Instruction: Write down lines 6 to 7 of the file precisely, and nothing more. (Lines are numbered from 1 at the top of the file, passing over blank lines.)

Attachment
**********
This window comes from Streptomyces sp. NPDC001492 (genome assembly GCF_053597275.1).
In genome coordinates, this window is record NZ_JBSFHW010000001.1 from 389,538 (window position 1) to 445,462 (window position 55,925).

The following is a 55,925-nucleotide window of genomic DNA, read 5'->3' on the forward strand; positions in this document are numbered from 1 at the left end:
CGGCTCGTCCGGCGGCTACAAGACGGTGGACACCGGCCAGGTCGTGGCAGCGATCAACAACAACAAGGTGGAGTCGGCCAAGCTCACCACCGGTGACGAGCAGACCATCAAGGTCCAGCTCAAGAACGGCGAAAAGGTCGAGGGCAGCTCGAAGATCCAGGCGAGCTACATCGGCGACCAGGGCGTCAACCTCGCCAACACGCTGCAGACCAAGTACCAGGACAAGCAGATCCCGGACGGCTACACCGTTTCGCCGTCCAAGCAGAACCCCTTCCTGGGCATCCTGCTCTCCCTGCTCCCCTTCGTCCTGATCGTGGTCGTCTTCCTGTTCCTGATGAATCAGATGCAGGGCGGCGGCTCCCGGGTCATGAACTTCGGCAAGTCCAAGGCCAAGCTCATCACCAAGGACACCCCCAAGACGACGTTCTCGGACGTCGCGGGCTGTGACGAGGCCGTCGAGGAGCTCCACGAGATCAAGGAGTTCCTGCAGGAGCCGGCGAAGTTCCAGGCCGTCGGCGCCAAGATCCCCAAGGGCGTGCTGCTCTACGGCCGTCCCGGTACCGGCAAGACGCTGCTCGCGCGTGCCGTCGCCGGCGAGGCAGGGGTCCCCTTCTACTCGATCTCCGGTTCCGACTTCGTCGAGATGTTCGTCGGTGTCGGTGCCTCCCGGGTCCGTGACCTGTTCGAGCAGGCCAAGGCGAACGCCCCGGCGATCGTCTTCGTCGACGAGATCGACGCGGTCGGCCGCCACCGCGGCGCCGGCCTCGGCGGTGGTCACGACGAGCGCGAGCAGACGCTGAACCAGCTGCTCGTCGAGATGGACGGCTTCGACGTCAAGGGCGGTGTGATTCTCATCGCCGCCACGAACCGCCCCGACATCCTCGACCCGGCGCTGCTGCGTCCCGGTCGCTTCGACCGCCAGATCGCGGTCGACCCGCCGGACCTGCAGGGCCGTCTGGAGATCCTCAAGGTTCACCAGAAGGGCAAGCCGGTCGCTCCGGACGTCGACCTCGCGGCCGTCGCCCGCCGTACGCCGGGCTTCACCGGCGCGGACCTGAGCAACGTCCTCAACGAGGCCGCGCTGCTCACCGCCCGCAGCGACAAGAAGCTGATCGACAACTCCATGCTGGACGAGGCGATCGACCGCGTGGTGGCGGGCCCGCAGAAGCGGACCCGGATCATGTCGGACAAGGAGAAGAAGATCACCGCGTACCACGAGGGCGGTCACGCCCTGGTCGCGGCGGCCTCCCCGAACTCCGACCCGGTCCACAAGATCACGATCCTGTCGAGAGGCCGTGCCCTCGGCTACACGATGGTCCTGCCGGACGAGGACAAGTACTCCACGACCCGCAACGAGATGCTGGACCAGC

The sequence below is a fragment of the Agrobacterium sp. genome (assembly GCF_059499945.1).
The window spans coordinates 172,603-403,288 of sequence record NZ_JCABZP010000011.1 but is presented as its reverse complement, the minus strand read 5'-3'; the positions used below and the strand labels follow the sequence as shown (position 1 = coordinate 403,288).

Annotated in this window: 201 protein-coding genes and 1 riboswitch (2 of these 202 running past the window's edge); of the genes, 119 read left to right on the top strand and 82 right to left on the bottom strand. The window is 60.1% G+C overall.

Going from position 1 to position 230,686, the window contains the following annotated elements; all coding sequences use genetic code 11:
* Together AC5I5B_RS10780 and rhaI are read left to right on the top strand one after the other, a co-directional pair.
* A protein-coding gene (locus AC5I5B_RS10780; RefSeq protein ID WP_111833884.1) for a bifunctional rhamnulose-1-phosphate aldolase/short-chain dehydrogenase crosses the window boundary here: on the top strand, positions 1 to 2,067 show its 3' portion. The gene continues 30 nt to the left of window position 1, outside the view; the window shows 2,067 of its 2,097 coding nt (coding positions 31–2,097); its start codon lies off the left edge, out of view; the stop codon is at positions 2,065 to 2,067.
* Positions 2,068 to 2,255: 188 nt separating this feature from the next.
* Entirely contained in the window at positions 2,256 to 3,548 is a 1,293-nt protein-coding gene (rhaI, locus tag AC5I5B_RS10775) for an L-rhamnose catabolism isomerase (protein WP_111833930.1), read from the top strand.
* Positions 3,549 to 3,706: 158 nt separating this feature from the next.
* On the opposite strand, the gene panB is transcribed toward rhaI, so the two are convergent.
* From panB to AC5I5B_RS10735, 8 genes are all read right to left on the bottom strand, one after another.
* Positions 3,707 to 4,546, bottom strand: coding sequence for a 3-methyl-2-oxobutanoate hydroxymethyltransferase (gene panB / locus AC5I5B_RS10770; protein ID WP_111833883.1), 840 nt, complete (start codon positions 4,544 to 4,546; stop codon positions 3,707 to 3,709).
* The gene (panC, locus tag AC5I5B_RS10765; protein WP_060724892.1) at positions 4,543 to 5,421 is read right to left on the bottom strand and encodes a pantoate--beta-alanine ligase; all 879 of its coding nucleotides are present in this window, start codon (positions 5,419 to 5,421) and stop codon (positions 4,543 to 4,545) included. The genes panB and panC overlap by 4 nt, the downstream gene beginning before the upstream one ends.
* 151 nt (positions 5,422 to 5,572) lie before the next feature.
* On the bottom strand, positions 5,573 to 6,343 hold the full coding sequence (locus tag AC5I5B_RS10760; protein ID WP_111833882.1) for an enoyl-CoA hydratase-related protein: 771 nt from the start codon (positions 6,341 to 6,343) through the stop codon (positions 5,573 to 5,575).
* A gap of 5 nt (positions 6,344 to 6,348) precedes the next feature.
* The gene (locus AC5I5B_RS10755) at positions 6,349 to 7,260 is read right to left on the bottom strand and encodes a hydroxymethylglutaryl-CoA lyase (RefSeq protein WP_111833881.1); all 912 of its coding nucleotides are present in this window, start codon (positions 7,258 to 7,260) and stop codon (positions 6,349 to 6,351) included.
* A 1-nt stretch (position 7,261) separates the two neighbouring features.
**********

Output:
The window spans coordinates 172,603-403,288 of sequence record NZ_JCABZP010000011.1 but is presented as its reverse complement, the minus strand read 5'-3'; the positions used below and the strand labels follow the sequence as shown (position 1 = coordinate 403,288).

Annotated in this window: 201 protein-coding genes and 1 riboswitch (2 of these 202 running past the window's edge); of the genes, 119 read left to right on the top strand and 82 right to left on the bottom strand. The window is 60.1% G+C overall.